Most books about natural theology seek to prove or defend God’s existence from nature, reason, etc. They are usually written by adherents of said religion. Every now and then, one will find a text written by an outsider. This might be such a text. It is hard to know exactly what Cicero believed about the gods. My guess is that he believed that belief in them is useful to society, much like how a neoconservative or liberal Protestant believes in “god.”
This book is indispensable for learning the context in which ancient Christianity would later come on scene. It is helpful to remember that the book of Acts was more interested in Epicureans and Stoics than it was in Plato and Aristotle. Moreover, and though Cicero had no interest in this, the text works as a check on erroneous views of God.
We begin with a philosophical retreat to what is ostensibly Cicero’s villa. The gentlemen would know at least three things: do the gods (or God) exist, what are they like, and are they interested in us. The first question is generally granted, even by the skeptic, Cotta. If the gods exist, though, their nature and their existence will be intertwined. For example, it is no good to say that god exists but he is made of parts (or finite, etc.). Such a god would have to be assembled, for example.
Vellius the Epicurean:
He begins by critiquing the weaknesses in earlier natural theology. He makes a number of correct statements, even attacking the idea that the human mind is God (i.e., if it were God, how could it be ignorant of anything?).
Epicurus correctly pointed out that the human mind is a prolepsis, a tool. It is something like a conception and an anticipation. So far, so good. From this he concludes that the gods must exist, for they implanted this conception in our minds.
From here he explains the Epicurean view of “atoms” and that free will is a borderline-irrational swerving of atoms.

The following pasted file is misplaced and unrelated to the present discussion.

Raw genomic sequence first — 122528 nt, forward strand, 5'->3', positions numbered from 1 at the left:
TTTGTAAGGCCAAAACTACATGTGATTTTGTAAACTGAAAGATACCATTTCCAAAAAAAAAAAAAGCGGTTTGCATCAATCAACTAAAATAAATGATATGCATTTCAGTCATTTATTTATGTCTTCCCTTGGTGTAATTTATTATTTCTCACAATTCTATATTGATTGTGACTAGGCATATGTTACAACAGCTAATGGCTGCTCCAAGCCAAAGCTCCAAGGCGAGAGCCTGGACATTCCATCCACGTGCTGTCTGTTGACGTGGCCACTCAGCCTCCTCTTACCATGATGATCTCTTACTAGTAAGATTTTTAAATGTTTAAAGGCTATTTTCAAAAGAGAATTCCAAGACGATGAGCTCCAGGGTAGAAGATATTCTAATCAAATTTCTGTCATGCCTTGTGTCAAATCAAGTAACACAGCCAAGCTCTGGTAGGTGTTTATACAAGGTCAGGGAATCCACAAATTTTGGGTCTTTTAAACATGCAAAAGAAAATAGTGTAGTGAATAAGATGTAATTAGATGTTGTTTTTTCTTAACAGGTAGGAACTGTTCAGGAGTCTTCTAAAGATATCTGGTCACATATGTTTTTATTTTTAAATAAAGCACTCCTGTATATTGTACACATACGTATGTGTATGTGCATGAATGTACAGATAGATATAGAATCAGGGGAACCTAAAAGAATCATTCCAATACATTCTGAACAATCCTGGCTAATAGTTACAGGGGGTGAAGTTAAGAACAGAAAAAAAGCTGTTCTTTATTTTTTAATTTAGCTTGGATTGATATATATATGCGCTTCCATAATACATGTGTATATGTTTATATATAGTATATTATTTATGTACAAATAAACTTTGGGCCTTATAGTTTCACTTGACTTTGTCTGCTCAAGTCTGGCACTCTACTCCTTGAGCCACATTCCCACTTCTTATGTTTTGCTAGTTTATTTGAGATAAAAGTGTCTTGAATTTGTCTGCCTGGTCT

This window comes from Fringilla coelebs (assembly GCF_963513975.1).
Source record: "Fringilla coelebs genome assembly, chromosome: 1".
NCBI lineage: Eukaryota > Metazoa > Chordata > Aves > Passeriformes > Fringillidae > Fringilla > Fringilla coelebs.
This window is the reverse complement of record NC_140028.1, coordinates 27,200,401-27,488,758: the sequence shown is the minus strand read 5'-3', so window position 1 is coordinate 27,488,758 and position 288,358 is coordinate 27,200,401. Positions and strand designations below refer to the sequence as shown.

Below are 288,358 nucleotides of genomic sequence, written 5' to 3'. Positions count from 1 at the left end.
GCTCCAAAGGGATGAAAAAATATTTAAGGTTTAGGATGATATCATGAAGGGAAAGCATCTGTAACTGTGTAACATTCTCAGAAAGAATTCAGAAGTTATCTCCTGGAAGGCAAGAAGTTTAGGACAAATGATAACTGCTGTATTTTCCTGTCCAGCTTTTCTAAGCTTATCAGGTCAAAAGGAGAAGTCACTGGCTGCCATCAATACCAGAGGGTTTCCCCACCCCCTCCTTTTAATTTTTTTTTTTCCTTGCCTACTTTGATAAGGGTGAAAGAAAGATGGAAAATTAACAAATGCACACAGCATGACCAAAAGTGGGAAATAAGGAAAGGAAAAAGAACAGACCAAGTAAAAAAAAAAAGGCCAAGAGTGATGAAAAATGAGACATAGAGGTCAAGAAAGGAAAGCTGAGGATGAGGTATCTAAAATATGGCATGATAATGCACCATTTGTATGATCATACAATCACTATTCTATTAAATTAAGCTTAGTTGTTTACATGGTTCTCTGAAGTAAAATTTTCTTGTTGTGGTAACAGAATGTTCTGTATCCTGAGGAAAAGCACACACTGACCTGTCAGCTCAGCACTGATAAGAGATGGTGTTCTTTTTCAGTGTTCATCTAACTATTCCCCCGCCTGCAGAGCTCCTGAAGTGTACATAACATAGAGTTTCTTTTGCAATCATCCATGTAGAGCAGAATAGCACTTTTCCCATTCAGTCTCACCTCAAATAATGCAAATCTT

Cotta the Academic:
He demolishes all of Vellius’s arguments. Cotta is wrong in his claim that atoms do not exist. We know today that they do. He is correct, however, that atoms do not function the way Vellius says they do. And even if they do function the way Vellius says they do, Cotta delivers the kill shot: if the gods are made of atoms, then they were made that way. They are not eternal. At best, these gods do not have reality, but a mere semblance of reality.
Cotta finishes this section with a number of defeaters, all of them brutal.
Balbus the Stoic:
He has the weakest of all arguments. As weak as his arguments are, Cotta response is not as devastating, for some reason. Balbus’s argument is a design from nature. There must be a designer. I agree, but he needs much more for his theology. He starts strong. He reasons that god or the gods must exist because of divine foreknowledge, blessings, judgments, and the movement of the universe.
Unfortunately, it is not clear that Balbus is talking of God, the gods, or the universe. This makes his argument from design backfire. If there is design in the universe, and the universe is god, then who designed the universe?
Because god is living, and the universe is living, the universe must be god. Not surprisingly, this argument does not convince anyone.
The text at the end is somewhat corrupt, so we will leave it here. The book is valuable for early Christian history as key thinkers like Minicus Felix, Arnobius, and Lactantius (and almost certainly Jerome) read this book.